Less code generated for LLVM, faster compile time, the same amount of magic involved.

Yes indeed. But it would be a little more obvious what's happening and at least consistent that + is always Add. Also no Add implementations that don't actually get called. But from what you guys write it seems to be the way better solution from a performance standpoint.

Effectively Rust does have two implementations of + (and other operators):

  1. For certain types such as i32, + is a built-in, and is implemented directly by the compiler. It's equivalent to builtin_add(self, other), just spelt self + other.
  2. For other types, and pre-monomorphization for generics, it's syntax sugar for <T as Add>::add(self, other). If T happens to be a type where + is a built-in, then the implementation of <T as Add>::add uses the built-in (and will always be able to do this, because the implementation is monomorphized by this point).

Doing this way has the advantage that where Rust knows that you've got to be using the built-in, it can generate code directly, without having to go through the abstraction and optimize it out. The disadvantage is that it's hard for people to see what's going on, since the same spelling is used for two different operations.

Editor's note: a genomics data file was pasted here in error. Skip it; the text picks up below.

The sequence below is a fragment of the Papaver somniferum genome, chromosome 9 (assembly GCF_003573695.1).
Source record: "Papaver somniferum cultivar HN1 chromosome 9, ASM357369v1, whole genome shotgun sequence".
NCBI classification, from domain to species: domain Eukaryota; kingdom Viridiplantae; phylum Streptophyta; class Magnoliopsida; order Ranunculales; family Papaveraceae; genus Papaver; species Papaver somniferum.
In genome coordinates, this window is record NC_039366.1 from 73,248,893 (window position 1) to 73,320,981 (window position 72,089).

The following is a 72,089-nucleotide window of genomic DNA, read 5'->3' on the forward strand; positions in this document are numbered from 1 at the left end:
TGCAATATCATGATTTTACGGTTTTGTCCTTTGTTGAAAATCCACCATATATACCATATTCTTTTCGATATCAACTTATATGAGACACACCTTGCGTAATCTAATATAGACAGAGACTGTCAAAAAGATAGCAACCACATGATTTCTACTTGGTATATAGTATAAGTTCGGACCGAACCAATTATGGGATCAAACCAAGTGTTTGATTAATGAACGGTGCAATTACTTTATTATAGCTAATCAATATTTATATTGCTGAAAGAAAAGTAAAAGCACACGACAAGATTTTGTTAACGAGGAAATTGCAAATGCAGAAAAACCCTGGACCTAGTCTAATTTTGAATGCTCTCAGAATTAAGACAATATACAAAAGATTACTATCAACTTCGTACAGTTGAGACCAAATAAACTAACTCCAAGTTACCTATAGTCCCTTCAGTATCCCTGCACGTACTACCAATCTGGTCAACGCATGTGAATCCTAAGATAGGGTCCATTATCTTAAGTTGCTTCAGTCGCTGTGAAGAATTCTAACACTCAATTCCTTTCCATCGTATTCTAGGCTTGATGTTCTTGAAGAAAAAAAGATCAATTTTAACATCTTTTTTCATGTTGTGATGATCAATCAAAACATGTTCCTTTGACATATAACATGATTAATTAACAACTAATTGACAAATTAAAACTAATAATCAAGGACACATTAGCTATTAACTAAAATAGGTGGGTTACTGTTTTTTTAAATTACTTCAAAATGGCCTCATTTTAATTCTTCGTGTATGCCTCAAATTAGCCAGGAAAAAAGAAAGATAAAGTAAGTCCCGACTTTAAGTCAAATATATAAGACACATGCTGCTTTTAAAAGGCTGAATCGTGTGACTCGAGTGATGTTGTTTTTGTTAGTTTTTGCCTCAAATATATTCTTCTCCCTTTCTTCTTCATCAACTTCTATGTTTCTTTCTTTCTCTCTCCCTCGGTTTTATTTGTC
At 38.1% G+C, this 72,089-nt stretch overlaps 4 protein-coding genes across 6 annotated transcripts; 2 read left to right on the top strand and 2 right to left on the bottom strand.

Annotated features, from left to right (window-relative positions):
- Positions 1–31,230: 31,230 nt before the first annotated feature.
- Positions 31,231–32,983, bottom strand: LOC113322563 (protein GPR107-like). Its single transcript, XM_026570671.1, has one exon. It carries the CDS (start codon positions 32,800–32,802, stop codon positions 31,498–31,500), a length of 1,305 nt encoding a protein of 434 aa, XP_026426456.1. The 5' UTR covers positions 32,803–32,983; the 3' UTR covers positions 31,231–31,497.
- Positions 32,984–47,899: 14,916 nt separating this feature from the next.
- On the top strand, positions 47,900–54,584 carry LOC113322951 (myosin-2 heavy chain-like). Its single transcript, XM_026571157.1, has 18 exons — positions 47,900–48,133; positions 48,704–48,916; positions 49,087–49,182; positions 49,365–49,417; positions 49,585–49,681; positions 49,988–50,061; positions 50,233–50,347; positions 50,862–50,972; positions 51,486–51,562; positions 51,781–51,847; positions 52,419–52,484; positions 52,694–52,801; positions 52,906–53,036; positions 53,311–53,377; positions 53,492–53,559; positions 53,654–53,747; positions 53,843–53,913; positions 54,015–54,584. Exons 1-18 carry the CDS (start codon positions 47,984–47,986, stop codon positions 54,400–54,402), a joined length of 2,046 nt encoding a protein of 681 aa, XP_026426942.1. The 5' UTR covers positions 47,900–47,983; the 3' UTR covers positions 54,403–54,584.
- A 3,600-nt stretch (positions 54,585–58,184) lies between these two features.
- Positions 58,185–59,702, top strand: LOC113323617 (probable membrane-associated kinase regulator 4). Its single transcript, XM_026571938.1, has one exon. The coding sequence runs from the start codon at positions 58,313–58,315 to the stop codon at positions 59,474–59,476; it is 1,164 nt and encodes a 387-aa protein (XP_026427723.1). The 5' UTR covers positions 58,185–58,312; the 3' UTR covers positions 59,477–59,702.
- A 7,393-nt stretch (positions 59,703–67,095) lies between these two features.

I prefer to say "notionally syntax sugar" as subtle differences between many operator expressions and the corresponding trait method invocations (which can also be suprising when you're deep diving on an operator, especially since the documentation likes to throw around the term "equivalent" too).

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Is this significant in terms of compile time? I doubt it. It's inlining one very simple function.

If it is difficult for the compiler to optimize it for some reason, the optimization could be special-cased in the compiler to work around it without affecting the semantics of the language, so it seems like a dubious rationale.

It is special-cased in the compiler already - given a, b: i32, a + b is compiled immediately to the right thing, without indirection via impl Add<Rhs=i32> for i32. This works out exactly the same as having a builtin_add and special-casing in the compiler.